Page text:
William Shakespeare and Lord Byron both write about beauty and their love for a woman in their respective poems, “She walks in Beauty” and “My Mistresses’ Eyes are Nothing Like the Sun”. There are many stylistic similarities between the two poems; however, the poets differ in the way they express their love. Both poems take inspiration from Petrarchan style poetry, though the way they employ it differs greatly. Shakespeare’s poem does not overflow with multiple metaphors as does Byron’s. In fact, one can easily argue Byron’s excessive use of hyperboles is not true love. He merely uses it to seduce the woman. Although there are many stylistic similarities between William Shakespeare’s “My Mistress’ Eyes are Nothing Like the Sun” and Lord Byron’s “She Walks in Beauty”, Shakespeare’s depictions of love in his poem is far more realistic than Lord Byron’s depictions of love.
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Lord Byron wrote “She Walks in Beauty” in 1814 at the young age of twenty-six, after seeing the stunning Mrs. Anne Beatrix Wilmot. One historian states “The poem of praise ‘She Walks in Beauty’ was inspired by the poet’s first sight of his young cousin by marriage, Anne Wilmot. Byron’s cousin wore a black gown that was brightened with spangles” (“She Walks”1). This black gown brightened with spangles is the source of Byron’s light and dark motif, which plays an important role in the poem. Byron writing this poem praising Wilmot after one sight of her further proves the idea that his love for her is not realistic and is merely an expression of lust. Growing up, Byron had a very unstable upbringing which wreaked havoc on his adult life. Byron also had an extensive history of romantic scandals. Thomas Hodgskin writes “Byron fled the country in 1816 because his wife, Annabella, was leveling three accusations at him as part of divorce proceedings: as well as incest, he was charged with homosexuality and heterosexual sodomy” (1). Byron’s long history of marriage affairs further proves the point that his extreme use of compliments in his poem is merely a way to seduce the woman. Historian Thomas M. Disch writes “Byron’s love lyrics are pure blarney, part of the apparatus of seduction of the nineteenth century’s most accomplished make-out artist”, thus, supporting the claim that Byron’s love expression is superficial compared to Shakespeare’s (591).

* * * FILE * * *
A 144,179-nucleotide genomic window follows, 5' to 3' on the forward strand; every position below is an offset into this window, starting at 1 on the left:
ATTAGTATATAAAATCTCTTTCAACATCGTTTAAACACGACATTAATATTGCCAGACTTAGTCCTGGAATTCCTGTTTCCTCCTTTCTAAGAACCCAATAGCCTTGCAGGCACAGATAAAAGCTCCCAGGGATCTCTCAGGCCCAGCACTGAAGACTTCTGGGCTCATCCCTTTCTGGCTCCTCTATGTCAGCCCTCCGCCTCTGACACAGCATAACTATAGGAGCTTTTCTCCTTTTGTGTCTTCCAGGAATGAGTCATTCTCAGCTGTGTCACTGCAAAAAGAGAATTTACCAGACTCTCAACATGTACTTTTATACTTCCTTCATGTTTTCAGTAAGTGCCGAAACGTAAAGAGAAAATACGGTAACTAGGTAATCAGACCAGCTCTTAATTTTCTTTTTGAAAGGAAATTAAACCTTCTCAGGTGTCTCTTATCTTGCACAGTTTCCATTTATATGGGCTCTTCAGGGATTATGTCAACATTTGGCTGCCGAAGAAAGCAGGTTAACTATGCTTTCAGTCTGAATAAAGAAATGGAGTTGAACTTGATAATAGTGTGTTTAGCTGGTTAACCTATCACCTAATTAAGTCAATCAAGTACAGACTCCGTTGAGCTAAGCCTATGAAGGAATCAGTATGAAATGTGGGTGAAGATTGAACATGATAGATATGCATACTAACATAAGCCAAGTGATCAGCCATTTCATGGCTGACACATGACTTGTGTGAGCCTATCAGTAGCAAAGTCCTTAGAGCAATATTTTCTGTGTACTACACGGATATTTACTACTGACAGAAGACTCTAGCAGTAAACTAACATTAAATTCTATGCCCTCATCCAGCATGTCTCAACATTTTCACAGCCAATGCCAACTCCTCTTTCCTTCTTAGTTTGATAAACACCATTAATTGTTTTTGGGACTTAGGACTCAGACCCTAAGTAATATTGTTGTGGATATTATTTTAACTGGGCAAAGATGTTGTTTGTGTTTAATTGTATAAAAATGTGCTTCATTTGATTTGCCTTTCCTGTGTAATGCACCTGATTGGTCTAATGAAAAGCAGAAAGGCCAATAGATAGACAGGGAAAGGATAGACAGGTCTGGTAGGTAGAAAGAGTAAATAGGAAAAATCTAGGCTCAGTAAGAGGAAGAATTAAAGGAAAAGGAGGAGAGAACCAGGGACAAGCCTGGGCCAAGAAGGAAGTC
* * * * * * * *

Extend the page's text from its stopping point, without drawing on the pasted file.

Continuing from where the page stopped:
William Shakespeare published “My Mistress’ Eyes are Nothing like the Sun” in 1609 at the age of forty-five. The topic of this sonnet, a woman of anonymous nature, is featured in many of Shakespeare’s sonnets. Shakespeare published a series of sonnets, which gained fame due to his portrayal of the women, and his expression of life throughout the sonnets. One scholar writes “The sonnets are Shakespeare’s early lyric expression of his perceptions of friendship, of love, of growth through experience, of sin and expiation, of his notions of mutability, plenitude, and reputation, of poetry and the craft of the writer” (Strathmann 3). In earlier sonnets, he describes the woman as “dark-haired with fair youth” (Fraser 5). On the topic of the relationship between Shakespeare and this mysterious woman, Shakespearean Scholar Arthur Acheson writes:
I believe, from what I find in the Sonnets, that our poet’s connection with [a] woman
commenced at almost the same period as his acquaintance with Southampton, in about
1593, … I believe, also, that he genuinely loved her, and was fired with the passion and
intensity of his love. If ever a man lived who sounded the human heart to its depths, and
gauged its heights, that man was Shakespeare, and such knowledge as he had, and shows
us of life, may not attained by hearsay, nor at second hand (18).
Unlike Byron, Shakespeare had a stable marriage; however, the beginning of his marriage was somewhat suspicious. Historian R. Brian Parker writes “Anne Hathaway was eight years older than her bridegroom, twenty-six to his eighteen; and though she is described as “maiden” in the bond, in fact, she was already three months pregnant. Her first child, Susanna, was born at the end of the following May” (44). While the nature of their marriage was suspicious, Anne Hathaway and William Shakespeare remained married until his death in 1616. Opposite of Byron, Shakespeare was not known for numerous romantic scandals, thus, supporting the claim that Shakespeare’s love is true and the opposite of Byron’s love, which is merely lust.